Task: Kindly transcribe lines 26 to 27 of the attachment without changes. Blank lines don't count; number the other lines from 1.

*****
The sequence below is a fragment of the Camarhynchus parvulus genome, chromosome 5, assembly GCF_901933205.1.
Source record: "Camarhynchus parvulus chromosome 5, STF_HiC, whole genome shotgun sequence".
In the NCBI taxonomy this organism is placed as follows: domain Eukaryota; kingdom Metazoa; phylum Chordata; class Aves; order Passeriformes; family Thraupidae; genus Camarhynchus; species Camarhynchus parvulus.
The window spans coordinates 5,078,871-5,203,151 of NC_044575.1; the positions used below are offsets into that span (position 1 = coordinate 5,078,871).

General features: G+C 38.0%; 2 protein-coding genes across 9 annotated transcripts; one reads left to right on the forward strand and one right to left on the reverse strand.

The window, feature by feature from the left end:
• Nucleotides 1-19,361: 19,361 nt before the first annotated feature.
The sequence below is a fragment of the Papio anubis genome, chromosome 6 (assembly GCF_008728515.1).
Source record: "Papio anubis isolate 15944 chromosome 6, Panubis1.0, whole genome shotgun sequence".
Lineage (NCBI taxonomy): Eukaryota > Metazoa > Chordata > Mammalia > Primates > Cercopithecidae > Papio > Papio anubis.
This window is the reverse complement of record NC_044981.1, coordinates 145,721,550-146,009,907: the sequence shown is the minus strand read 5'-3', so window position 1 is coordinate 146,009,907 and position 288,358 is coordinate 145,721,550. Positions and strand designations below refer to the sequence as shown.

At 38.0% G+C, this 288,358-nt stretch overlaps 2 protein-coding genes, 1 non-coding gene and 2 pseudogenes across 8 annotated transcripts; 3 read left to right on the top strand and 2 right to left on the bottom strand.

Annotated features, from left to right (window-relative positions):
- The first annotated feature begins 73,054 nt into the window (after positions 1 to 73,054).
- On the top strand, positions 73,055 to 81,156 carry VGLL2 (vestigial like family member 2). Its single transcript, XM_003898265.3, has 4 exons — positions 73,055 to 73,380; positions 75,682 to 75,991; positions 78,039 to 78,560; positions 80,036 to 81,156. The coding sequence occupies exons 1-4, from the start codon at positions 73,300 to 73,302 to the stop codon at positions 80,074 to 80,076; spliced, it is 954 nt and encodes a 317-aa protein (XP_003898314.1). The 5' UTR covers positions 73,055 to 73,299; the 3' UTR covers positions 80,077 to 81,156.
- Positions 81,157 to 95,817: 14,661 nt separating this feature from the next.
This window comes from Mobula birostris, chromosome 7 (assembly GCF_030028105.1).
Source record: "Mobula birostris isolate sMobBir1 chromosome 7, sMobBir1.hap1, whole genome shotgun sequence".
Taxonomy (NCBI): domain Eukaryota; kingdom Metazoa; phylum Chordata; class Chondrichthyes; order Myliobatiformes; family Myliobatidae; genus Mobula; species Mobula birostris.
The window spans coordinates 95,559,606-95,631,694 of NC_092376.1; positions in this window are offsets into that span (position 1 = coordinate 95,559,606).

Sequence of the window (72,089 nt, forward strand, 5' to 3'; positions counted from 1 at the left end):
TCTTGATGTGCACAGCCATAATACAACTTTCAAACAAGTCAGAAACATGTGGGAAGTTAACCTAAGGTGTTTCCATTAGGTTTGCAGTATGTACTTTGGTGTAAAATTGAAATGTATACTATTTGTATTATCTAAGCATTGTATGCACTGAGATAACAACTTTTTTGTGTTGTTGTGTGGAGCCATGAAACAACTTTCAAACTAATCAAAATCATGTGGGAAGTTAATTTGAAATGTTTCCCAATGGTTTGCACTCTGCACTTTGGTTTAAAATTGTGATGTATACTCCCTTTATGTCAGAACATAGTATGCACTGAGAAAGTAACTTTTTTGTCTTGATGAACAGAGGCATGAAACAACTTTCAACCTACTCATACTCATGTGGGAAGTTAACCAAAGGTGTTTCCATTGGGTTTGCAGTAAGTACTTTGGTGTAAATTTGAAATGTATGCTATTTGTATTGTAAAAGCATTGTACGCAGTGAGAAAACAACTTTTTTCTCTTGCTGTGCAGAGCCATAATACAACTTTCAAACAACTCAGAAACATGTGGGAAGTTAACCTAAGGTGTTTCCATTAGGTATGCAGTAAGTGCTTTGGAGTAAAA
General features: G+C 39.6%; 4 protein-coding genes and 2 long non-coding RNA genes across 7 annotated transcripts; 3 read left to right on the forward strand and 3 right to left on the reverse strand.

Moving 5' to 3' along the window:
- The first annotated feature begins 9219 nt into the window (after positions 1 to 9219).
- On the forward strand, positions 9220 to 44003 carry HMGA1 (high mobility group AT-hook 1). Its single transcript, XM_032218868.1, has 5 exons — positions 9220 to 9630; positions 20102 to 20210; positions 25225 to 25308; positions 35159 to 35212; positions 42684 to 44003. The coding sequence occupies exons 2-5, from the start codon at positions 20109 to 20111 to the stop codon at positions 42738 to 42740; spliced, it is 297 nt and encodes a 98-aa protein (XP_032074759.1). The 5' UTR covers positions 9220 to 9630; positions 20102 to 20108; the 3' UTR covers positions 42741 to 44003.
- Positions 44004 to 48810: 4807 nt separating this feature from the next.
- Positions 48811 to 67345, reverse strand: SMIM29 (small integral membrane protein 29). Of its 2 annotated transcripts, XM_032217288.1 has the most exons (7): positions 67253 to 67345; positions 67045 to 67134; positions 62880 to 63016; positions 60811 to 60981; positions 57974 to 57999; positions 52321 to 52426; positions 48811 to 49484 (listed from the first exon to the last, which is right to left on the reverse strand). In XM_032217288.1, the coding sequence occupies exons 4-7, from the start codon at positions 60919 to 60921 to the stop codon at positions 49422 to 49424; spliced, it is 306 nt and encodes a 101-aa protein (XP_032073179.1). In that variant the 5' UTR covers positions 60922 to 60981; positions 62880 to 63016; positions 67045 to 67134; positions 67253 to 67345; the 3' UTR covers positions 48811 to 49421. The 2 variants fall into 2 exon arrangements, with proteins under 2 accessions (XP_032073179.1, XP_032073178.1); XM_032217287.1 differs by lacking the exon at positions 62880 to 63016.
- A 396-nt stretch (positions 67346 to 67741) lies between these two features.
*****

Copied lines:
- On the forward strand, positions 9220 to 44003 carry HMGA1 (high mobility group AT-hook 1). Its single transcript, XM_032218868.1, has 5 exons — positions 9220 to 9630; positions 20102 to 20210; positions 25225 to 25308; positions 35159 to 35212; positions 42684 to 44003. The coding sequence occupies exons 2-5, from the start codon at positions 20109 to 20111 to the stop codon at positions 42738 to 42740; spliced, it is 297 nt and encodes a 98-aa protein (XP_032074759.1). The 5' UTR covers positions 9220 to 9630; positions 20102 to 20108; the 3' UTR covers positions 42741 to 44003.
- Positions 44004 to 48810: 4807 nt separating this feature from the next.